Given Nvidia’s recent strides with laptop graphics, namely the introduction of svelte Max-Q custom designs and desktop-grade graphics in a laptop, Intel and AMD are joining hands to compete with the company.
The new partnership will be separate from AMD’s own Ryzen processors for laptops, which were announced just a few weeks back. Instead, they will combine Intel’s 8th-generation processors with AMD’s graphical power to pack a powerful punch.
The outcome of the partnership is a new module which combines Intel’s CPU, AMD’s graphics, and HBM2 (or High Bandwidth Memory) in a single piece.
New H-series processors
While 8th-generation U-series chips are already available, the new chips will fall under the new H-series umbrella. Unlike existing low-power U-series counterparts, the H-series chips will have a TDP of up to 45W,
The new chip uses Intel’s new EMIB small intelligent bridge design, which boosts the speed of data transfer between the components by using silicon. They’ll still be quite good in power management, so the battery life doesn’t take a hit. The solution will also bring improvements in design, with a compact solution with additional space for other tasks.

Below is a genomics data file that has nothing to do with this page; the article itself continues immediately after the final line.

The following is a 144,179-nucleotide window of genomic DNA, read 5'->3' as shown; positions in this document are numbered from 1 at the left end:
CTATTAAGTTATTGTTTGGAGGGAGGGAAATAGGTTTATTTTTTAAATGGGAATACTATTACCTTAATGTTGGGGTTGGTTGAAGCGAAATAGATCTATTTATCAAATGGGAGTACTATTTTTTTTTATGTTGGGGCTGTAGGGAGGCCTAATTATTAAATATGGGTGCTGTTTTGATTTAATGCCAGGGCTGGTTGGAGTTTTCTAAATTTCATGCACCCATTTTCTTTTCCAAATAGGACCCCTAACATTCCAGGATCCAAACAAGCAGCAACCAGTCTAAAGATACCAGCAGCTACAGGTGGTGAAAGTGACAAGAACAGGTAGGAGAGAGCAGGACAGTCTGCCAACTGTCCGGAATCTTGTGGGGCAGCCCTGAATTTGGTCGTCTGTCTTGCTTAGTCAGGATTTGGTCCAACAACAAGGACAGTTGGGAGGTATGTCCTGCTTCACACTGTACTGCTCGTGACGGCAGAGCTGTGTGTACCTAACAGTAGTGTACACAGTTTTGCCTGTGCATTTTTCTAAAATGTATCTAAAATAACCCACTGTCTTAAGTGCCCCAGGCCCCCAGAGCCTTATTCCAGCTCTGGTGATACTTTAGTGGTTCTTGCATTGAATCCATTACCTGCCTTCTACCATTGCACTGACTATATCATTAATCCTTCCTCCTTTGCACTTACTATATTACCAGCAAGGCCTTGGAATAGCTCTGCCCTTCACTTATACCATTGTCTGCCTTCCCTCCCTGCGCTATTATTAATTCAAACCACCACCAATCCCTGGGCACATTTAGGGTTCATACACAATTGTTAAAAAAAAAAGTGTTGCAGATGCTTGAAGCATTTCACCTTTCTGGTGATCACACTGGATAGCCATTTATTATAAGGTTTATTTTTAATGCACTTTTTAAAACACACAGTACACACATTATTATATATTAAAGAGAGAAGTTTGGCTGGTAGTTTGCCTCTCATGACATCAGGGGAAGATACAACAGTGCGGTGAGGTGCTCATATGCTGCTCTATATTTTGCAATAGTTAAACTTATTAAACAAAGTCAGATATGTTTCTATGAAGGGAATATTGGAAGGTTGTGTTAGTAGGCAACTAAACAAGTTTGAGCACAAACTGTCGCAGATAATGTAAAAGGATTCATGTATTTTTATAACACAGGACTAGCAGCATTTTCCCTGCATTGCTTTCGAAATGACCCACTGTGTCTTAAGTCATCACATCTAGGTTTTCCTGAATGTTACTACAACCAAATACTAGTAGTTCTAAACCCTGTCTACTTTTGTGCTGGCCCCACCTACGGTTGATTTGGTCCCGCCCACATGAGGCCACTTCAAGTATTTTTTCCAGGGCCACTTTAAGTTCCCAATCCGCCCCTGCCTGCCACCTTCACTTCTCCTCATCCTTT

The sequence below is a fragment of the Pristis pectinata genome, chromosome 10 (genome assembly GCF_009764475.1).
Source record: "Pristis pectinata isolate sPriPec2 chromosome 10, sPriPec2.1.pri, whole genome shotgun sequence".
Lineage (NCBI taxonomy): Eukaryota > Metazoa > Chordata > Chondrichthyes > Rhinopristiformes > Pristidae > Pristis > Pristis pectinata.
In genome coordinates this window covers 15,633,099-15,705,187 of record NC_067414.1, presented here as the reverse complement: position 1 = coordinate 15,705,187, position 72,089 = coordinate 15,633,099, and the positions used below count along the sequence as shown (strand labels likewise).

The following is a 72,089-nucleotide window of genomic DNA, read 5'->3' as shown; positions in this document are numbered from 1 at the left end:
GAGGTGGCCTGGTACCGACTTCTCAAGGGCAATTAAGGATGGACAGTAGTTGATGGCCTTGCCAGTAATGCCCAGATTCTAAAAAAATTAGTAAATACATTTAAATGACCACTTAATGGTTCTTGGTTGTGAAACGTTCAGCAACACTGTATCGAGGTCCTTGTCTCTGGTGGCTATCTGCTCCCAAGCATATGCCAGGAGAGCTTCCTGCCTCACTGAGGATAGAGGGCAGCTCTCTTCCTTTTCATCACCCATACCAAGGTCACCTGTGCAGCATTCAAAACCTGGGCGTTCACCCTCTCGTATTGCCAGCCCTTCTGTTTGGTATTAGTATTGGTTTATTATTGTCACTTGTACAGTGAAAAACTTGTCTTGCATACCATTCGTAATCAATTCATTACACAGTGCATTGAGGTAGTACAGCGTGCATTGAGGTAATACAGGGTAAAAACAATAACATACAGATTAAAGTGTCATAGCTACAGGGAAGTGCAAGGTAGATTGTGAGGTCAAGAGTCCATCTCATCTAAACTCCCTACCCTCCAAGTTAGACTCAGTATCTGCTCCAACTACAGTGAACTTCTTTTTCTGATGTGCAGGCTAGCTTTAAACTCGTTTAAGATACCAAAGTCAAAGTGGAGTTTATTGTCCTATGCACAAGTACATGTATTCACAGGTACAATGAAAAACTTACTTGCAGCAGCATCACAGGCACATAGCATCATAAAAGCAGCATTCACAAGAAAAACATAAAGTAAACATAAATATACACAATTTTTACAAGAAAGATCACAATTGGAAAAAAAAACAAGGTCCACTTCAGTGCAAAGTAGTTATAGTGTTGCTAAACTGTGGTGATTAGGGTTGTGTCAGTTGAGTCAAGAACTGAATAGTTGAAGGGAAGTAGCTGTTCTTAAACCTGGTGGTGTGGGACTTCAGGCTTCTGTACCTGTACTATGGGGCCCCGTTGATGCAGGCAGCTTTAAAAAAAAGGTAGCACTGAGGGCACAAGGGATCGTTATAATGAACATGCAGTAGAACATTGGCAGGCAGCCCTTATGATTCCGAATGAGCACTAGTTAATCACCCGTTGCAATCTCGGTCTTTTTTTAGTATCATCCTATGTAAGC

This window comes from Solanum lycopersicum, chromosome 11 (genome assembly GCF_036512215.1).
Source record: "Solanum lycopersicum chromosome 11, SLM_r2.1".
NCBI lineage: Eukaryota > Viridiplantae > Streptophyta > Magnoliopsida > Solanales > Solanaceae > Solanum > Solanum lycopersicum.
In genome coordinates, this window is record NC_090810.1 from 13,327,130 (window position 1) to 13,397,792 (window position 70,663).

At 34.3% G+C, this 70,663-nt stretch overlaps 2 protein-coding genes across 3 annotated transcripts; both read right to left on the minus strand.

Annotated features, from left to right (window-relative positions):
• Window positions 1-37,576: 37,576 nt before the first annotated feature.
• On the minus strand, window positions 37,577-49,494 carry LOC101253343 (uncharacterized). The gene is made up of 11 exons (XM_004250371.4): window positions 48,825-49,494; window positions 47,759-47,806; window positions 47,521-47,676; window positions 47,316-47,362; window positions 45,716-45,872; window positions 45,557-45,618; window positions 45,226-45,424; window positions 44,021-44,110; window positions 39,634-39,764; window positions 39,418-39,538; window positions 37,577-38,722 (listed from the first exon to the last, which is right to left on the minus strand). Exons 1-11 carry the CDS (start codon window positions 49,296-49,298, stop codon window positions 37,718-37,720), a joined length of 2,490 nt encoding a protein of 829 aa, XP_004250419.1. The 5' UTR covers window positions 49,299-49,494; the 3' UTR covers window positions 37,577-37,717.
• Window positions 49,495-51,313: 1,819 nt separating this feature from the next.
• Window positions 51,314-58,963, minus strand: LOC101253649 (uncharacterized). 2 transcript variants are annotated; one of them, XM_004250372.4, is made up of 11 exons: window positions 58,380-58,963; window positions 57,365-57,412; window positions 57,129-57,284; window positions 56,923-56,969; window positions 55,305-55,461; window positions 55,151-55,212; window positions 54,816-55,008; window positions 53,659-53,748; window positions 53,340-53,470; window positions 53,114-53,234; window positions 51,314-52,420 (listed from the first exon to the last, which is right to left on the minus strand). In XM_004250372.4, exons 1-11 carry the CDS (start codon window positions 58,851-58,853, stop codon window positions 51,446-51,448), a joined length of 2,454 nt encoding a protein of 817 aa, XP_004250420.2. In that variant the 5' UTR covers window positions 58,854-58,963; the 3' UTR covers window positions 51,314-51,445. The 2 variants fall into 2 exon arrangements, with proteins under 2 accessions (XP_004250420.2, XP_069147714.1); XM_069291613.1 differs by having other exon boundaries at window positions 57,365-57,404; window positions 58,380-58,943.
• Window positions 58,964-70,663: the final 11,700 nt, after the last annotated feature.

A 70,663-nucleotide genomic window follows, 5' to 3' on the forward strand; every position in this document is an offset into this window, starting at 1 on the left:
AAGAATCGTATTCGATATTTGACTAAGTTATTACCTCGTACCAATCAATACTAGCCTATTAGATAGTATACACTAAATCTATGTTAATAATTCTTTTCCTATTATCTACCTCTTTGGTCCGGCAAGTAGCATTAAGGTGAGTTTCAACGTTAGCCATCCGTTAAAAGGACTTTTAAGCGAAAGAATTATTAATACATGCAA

The H-series processors will likely be used in portable devices, such as thin laptops, convertibles and low-profile desktops. While the machines won’t be able to compete with considerably higher-end Nvidia laptops with their ostentatious graphics cards, they’ll provide just enough boost to do some acceptable gaming on the go.
Important details such as the composition of the chips, prices, benchmarks and availability are still under the wraps, however, it’s interesting to see Intel take a completely different approach to simply beefing up the 8th-gen processors.
It is also the first partnership between Intel and AMD since the 80s. The two companies will continue to fight it out in the processor business regardless.